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Political activists converge on Memphis seeking a different shade of ‘red’

by Jeshua Schuster

Television on-air commentary pundits like sports commentators often simplify politics into two opposing teams, like the LA Lakers vs. Boston Celtics, or in the political sense Red states vs. Blue states. While few would argue that by most accounts Tennessee is a "Red state," others who want a different type of red state here in the Mid-South are making it known that the volunteer state and the south has a rich radical tradition of its own.

The National Organizing Conference of the Socialist Party U.S.A. will take place in Memphis on Saturday and Sunday (July 28-29) at the Martin Luther King Jr. Labor Center at 485 Beale St. Socialist activists of all stripes from across the country will come together to network, hold workshops and share advice on how to continue the work for positive social change in our city, our country and our world.

Conventional wisdom would suspect that such a gathering would be held in traditional bastions of radical thought on the east and west coasts. That same conventional wisdom also supposes that the south is a conservative and evangelical block and a waste of time for those seeking Democratic Socialism. Party members locally and nationally say that is exactly the reason why they are coming here.

"The South is ground-zero. We have the highest concentrations of poverty, private prisons, unemployment and 'food deserts' – largely vestiges of a culture and economy based on slavery," said Bennett Foster, co-chair of the Memphis Socialist Party. "As Memphians we are tired of being of at top of to many of the wrong lists. We want to continue the Memphis radical tradition of being a catalyzing force behind social movements. "

That history includes Memphis' rich and tragic legacy in the civil rights movement, including the pivotal 1968 sanitation workers strike and the assassination of Dr. Martin Luther King Jr. Elmore Nickleberry and Coby Smith, two veteran activists from that time, will each be on hand as plenary speakers at the conference (Saturday, 2 p.m. to 4 p.m.).

Nickleberry is a sanitation worker who participated in the historic 1968 strike and at the age of 85 still works for the same department today. Nickleberry, who appeared in the documentary "I Am a Man: From Memphis, A Lesson In Life," is a charter member of AFSCME Local 1733. Sadly, last year the Memphis City Council and Mayor AC Wharton Jr. moved to cut pay and benefits and paved a way to managed competition – a road toward to privatization. This would erase many of the gains made by labor in Memphis during the civil rights movement.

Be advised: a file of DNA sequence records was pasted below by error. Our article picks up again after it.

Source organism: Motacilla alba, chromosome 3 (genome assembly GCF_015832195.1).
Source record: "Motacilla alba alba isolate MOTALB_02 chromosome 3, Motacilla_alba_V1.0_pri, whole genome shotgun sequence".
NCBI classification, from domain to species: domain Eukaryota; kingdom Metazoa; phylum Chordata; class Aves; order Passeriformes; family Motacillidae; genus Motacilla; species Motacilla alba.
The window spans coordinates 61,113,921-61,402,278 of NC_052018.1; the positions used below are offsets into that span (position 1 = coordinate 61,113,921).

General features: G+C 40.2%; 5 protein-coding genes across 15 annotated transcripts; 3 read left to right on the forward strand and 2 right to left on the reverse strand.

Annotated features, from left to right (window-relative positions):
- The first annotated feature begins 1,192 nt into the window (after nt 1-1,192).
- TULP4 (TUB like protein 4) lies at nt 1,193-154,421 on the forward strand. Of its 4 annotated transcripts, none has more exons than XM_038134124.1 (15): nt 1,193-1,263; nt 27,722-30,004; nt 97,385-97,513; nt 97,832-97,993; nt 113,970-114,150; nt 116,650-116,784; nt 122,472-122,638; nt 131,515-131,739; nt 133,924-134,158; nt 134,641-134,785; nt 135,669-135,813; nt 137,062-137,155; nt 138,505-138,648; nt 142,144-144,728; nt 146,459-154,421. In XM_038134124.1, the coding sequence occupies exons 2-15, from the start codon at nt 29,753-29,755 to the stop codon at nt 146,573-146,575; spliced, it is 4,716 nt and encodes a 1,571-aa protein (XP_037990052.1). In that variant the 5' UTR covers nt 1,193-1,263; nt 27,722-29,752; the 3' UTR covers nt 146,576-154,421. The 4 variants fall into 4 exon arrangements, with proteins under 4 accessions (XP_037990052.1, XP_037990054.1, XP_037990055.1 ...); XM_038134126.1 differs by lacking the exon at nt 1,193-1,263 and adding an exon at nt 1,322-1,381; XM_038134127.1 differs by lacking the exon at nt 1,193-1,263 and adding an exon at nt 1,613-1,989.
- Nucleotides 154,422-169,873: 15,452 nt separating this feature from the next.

Smith is a familiar name among community organizers and activists in Memphis. He helped to form the Black Organizing Project – The Invaders, a militant black power group active before and after King's assassination here in Memphis. They were entrenched within the black community, providing security escorts for sanitation workers fearing police harassment while leaving work. They also worked to feed poor school children while the National Guard rolled in with tanks, placing the city under martial law. Smith and the Invaders were prime targets of the military and the FBI's COINTELPRO because they were fighting for autonomy and equality for black people.

The event will also include an exclusive first look at a feature-length documentary "The Invaders," with producer J.B. Horrell. The film traces the history of this often misrepresented black power group, bringing its relevance to present day struggles in Memphis. This can be seen today as MPD's Blue Crush and other "data-based" policing strategies operate in a manner of an occupation force in low-income communities of color. These communities, some of the poorest in the nation, are also the targets of relentless efforts of racist gentrification, predatory lending and lingering and designed inequality in public education.

In contrast to the two major parties, each holding a posh and gala nominating convention, the Socialist Party U.S.A National Organizing Conference 2012 is focused on organizing, more specifically organizing in the South. The conference will host workshops on different facets of organizing, including Immigration Policy in the South, How to Organize a Local, GIS Mapping for Organizers, Memphis Art Brigade, and many many more.

Register at http://socialistorganizing.org/registration.html.

(Jeshua Schuster is a Memphis resident and member of the Memphis Socialist Party.)

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